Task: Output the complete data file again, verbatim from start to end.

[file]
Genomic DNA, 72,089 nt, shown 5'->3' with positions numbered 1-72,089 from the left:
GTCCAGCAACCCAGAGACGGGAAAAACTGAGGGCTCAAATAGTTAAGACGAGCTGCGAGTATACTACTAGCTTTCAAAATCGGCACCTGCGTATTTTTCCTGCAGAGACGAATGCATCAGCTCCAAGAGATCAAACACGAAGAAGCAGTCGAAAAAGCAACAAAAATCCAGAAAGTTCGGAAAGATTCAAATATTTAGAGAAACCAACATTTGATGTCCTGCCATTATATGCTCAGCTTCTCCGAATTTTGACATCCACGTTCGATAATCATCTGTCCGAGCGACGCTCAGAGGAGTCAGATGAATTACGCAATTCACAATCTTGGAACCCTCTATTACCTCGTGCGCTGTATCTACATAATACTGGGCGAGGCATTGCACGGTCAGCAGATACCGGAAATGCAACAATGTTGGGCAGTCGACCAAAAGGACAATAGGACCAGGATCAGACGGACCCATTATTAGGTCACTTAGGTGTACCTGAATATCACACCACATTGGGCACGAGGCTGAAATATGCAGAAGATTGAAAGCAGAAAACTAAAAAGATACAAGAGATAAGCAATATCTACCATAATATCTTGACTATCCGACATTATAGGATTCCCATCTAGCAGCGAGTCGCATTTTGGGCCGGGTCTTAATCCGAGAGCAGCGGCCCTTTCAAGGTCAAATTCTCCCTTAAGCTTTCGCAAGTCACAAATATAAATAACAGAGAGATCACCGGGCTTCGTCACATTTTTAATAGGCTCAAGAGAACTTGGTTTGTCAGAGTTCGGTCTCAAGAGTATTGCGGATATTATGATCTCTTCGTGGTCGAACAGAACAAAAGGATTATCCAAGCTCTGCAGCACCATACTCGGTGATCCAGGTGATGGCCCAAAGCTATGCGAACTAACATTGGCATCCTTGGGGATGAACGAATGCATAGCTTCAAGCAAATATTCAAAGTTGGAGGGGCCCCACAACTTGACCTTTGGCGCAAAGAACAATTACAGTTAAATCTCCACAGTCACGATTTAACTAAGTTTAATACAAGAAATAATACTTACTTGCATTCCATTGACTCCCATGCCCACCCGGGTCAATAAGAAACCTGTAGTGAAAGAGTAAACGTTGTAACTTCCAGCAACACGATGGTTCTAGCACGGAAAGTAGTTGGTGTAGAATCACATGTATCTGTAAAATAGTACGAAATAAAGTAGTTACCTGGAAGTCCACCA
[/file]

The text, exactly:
Genomic DNA, 72,089 nt, shown 5'->3' with positions numbered 1-72,089 from the left:
GTCCAGCAACCCAGAGACGGGAAAAACTGAGGGCTCAAATAGTTAAGACGAGCTGCGAGTATACTACTAGCTTTCAAAATCGGCACCTGCGTATTTTTCCTGCAGAGACGAATGCATCAGCTCCAAGAGATCAAACACGAAGAAGCAGTCGAAAAAGCAACAAAAATCCAGAAAGTTCGGAAAGATTCAAATATTTAGAGAAACCAACATTTGATGTCCTGCCATTATATGCTCAGCTTCTCCGAATTTTGACATCCACGTTCGATAATCATCTGTCCGAGCGACGCTCAGAGGAGTCAGATGAATTACGCAATTCACAATCTTGGAACCCTCTATTACCTCGTGCGCTGTATCTACATAATACTGGGCGAGGCATTGCACGGTCAGCAGATACCGGAAATGCAACAATGTTGGGCAGTCGACCAAAAGGACAATAGGACCAGGATCAGACGGACCCATTATTAGGTCACTTAGGTGTACCTGAATATCACACCACATTGGGCACGAGGCTGAAATATGCAGAAGATTGAAAGCAGAAAACTAAAAAGATACAAGAGATAAGCAATATCTACCATAATATCTTGACTATCCGACATTATAGGATTCCCATCTAGCAGCGAGTCGCATTTTGGGCCGGGTCTTAATCCGAGAGCAGCGGCCCTTTCAAGGTCAAATTCTCCCTTAAGCTTTCGCAAGTCACAAATATAAATAACAGAGAGATCACCGGGCTTCGTCACATTTTTAATAGGCTCAAGAGAACTTGGTTTGTCAGAGTTCGGTCTCAAGAGTATTGCGGATATTATGATCTCTTCGTGGTCGAACAGAACAAAAGGATTATCCAAGCTCTGCAGCACCATACTCGGTGATCCAGGTGATGGCCCAAAGCTATGCGAACTAACATTGGCATCCTTGGGGATGAACGAATGCATAGCTTCAAGCAAATATTCAAAGTTGGAGGGGCCCCACAACTTGACCTTTGGCGCAAAGAACAATTACAGTTAAATCTCCACAGTCACGATTTAACTAAGTTTAATACAAGAAATAATACTTACTTGCATTCCATTGACTCCCATGCCCACCCGGGTCAATAAGAAACCTGTAGTGAAAGAGTAAACGTTGTAACTTCCAGCAACACGATGGTTCTAGCACGGAAAGTAGTTGGTGTAGAATCACATGTATCTGTAAAATAGTACGAAATAAAGTAGTTACCTGGAAGTCCACCA